RFC(V3): Audit Kernel Container IDs

Richard Guy Briggs rgb at redhat.com
Tue Jan 9 12:16:20 UTC 2018

Containers are a userspace concept.  The kernel knows nothing of them.

The Linux audit system needs a way to be able to track the container
provenance of events and actions.  Audit needs the kernel's help to do

Since the concept of a container is entirely a userspace concept, a
registration from the userspace container orchestration system initiates
this.  This will define a point in time and a set of resources
associated with a particular container with an audit container

The registration is a u64 representing the audit container identifier
written to a special file in a pseudo filesystem (proc, since PID tree
already exists) representing a process that will become a parent process
in that container.  This write might place restrictions on mount
namespaces required to define a container, or at least careful checking
of namespaces in the kernel to verify permissions of the orchestrator so
it can't change its own container ID.  A bind mount of nsfs may be
necessary in the container orchestrator's mount namespace.  This write
can only happen once per process.

Note: The justification for using a u64 is that it minimizes the
information printed in every audit record, reducing bandwidth and limits
comparisons to a single u64 which will be faster and less error-prone.

Require CAP_AUDIT_CONTROL to be able to carry out the registration.  At
that time, record the target container's user-supplied audit container
identifier along with a target container's parent process (which may
become the target container's "init" process) process ID (referenced
from the initial PID namespace) in a new record AUDIT_CONTAINER with a
qualifying op=$action field.

Issue a new auxilliary record AUDIT_CONTAINER_INFO for each valid
container ID present on an auditable action or event.

Forked and cloned processes inherit their parent's audit container
identifier, referenced in the process' task_struct.  Since the audit
container identifier is inherited rather than written, it can still be
written once.  This will prevent tampering while allowing nesting.
(This can be implemented with an internal settable flag upon
registration that does not get copied across a fork/clone.)

Mimic setns(2) and return an error if the process has already initiated
threading or forked since this registration should happen before the
process execution is started by the orchestrator and hence should not
yet have any threads or children.  If this is deemed overly restrictive,
switch all of the target's threads and children to the new containerID.

Trust the orchestrator to judiciously use and restrict CAP_AUDIT_CONTROL.

When a container ceases to exist because the last process in that
container has exited log the fact to balance the registration action.  
(This is likely needed for certification accountability.)

At this point it appears unnecessary to add a container session
identifier since this is all tracked from loginuid and sessionid to
communicate with the container orchestrator to spawn an additional
session into an existing container which would be logged.  It can be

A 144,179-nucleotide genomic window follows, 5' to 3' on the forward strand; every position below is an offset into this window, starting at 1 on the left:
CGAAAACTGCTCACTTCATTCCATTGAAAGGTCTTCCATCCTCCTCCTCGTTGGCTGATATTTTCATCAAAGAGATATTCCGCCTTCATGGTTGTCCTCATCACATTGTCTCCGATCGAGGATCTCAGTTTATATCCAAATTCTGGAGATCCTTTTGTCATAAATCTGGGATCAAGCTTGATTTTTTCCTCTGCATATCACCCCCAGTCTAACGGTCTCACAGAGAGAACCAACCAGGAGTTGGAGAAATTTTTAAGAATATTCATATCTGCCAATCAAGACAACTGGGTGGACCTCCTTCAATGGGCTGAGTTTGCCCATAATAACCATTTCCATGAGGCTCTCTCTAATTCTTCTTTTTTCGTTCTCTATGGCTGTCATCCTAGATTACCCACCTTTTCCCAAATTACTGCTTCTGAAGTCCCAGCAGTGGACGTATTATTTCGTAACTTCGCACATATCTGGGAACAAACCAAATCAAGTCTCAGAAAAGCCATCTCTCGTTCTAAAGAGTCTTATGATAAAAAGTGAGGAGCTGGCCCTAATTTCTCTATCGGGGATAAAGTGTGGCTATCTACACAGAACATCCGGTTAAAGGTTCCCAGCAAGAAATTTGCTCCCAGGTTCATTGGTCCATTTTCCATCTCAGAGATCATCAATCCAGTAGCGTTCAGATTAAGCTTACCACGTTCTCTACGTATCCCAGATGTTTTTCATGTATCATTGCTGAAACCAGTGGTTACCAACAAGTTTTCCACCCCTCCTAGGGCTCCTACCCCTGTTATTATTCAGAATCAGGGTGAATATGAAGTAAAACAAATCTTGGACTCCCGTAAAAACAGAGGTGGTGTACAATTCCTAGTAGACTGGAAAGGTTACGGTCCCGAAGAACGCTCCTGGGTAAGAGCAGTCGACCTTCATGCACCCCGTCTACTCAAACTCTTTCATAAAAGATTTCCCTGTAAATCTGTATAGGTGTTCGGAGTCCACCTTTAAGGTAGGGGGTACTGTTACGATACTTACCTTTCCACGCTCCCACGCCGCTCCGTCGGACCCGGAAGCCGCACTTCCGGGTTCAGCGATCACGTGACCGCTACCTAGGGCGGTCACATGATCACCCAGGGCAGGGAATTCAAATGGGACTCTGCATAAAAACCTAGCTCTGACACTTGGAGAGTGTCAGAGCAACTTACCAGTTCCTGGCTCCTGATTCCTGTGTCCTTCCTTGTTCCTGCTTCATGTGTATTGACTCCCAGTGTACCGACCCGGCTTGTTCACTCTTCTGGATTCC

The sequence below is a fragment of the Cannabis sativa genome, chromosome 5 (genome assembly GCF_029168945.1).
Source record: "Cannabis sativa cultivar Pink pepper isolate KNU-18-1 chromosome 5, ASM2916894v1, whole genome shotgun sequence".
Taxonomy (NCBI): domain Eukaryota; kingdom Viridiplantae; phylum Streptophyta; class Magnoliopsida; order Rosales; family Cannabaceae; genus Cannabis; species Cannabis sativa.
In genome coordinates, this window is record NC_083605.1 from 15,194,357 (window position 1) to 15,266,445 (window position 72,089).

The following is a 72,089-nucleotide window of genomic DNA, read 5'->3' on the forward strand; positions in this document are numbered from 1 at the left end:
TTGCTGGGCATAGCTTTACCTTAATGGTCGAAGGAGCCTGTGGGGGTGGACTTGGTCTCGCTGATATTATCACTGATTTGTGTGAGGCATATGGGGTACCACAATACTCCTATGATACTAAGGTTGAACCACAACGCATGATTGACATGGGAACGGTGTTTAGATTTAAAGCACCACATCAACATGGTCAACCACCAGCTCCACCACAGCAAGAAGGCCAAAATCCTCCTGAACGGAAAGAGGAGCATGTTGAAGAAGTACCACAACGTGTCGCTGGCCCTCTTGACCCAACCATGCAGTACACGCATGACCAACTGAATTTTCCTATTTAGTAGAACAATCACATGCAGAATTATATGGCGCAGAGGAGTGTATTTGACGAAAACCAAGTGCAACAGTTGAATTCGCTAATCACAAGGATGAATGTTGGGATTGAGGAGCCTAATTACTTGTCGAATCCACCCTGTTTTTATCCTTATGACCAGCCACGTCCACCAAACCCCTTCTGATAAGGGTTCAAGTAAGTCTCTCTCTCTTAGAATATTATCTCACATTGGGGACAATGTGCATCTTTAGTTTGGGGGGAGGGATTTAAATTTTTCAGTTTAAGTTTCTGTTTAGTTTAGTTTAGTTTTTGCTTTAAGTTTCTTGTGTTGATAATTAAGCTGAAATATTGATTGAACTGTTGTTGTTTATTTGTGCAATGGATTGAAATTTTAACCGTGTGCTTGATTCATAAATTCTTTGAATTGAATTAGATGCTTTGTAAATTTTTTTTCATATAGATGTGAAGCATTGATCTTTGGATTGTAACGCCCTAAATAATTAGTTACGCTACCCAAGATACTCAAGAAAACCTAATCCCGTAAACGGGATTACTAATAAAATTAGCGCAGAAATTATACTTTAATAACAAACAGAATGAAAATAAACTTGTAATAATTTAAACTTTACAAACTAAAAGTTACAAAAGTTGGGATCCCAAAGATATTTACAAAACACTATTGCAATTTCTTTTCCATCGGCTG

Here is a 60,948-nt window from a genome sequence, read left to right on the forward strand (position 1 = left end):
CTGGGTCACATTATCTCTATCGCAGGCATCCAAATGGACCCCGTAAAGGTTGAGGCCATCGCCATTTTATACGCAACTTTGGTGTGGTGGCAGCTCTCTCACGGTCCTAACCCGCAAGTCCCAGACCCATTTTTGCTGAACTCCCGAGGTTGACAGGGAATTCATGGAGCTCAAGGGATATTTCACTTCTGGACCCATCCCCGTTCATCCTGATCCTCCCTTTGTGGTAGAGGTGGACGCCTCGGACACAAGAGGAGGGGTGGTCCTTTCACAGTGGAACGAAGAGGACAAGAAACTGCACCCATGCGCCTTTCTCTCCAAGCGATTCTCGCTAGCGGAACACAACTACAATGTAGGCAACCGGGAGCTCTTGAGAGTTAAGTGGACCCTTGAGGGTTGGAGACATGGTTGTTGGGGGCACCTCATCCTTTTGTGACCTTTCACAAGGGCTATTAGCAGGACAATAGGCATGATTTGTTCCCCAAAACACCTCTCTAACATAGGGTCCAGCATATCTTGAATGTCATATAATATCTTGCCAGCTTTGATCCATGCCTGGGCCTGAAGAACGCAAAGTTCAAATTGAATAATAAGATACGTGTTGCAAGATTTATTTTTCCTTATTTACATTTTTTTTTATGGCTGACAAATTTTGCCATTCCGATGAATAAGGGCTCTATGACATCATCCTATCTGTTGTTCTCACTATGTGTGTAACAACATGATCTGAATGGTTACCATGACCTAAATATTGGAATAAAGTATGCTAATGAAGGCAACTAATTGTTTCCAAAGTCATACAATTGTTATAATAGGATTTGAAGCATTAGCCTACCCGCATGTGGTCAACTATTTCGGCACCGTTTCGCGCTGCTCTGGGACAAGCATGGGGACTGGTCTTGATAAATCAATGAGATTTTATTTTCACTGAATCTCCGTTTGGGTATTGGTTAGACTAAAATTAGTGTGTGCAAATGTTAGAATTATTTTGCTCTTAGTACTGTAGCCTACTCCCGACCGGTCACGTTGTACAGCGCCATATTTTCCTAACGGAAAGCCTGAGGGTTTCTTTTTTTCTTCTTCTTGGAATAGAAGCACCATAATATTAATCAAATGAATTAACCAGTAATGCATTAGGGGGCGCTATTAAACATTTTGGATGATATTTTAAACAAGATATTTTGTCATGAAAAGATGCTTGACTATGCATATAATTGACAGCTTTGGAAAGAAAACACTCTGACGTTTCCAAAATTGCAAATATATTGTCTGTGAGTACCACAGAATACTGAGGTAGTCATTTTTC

added at a later date without breaking API should it be deemed

The following namespace logging actions are not needed for certification
purposes at this point, but are helpful for tracking namespace activity.
These are auxilliary records that are associated with namespace
manipulation syscalls unshare(2), clone(2) and setns(2), so the records
will only show up if explicit syscall rules have been added to document
this activity.

Log the creation of every namespace, inheriting/adding its spawning
process' audit container identifier(s), if applicable.  Include the
spawning and spawned namespace IDs (device and inode number tuples).
[AUDIT_NS_CREATE, AUDIT_NS_DESTROY] [clone(2), unshare(2), setns(2)]
Note: At this point it appears only network namespaces may need to track
container IDs apart from processes since incoming packets may cause an
auditable event before being associated with a process.  Since a
namespace can be shared by processes in different containers, the
namespace will need to track all containers to which it has been

Upon registration, the target process' namespace IDs (in the form of a
nsfs device number and inode number tuple) will be recorded in an
AUDIT_NS_INFO auxilliary record.

Log the destruction of every namespace that is no longer used by any
process, including the namespace IDs (device and inode number tuples).
[AUDIT_NS_DESTROY] [process exit, unshare(2), setns(2)]

Issue a new auxilliary record AUDIT_NS_CHANGE listing (opt: op=$action)
the parent and child namespace IDs for any changes to a process'
namespaces. [setns(2)]
Note: It may be possible to combine AUDIT_NS_* record formats and
distinguish them with an op=$action field depending on the fields
required for each message type.

The audit container identifier will need to be reaped from all
implicated namespaces upon the destruction of a container.

This namespace information adds supporting information for tracking
events not attributable to specific processes.


(Upstream V3)
- switch back to u64 (from pmoore, can be expanded to u128 in future if
  need arises without breaking API.  u32 was originally proposed, up to
  c36 discussed)
- write-once, but children inherit audit container identifier and can
  then still be written once
- group namespace actions together, auxilliary records to namespace

(Upstream V2)
- switch from u64 to u128 UUID
- switch from "signal" and "trigger" to "register"
- restrict registration to single process or force all threads and
  children into same container


Richard Guy Briggs <rgb at redhat.com>
Sr. S/W Engineer, Kernel Security, Base Operating Systems
Remote, Ottawa, Red Hat Canada
IRC: rgb, SunRaycer
Voice: +1.647.777.2635, Internal: (81) 32635

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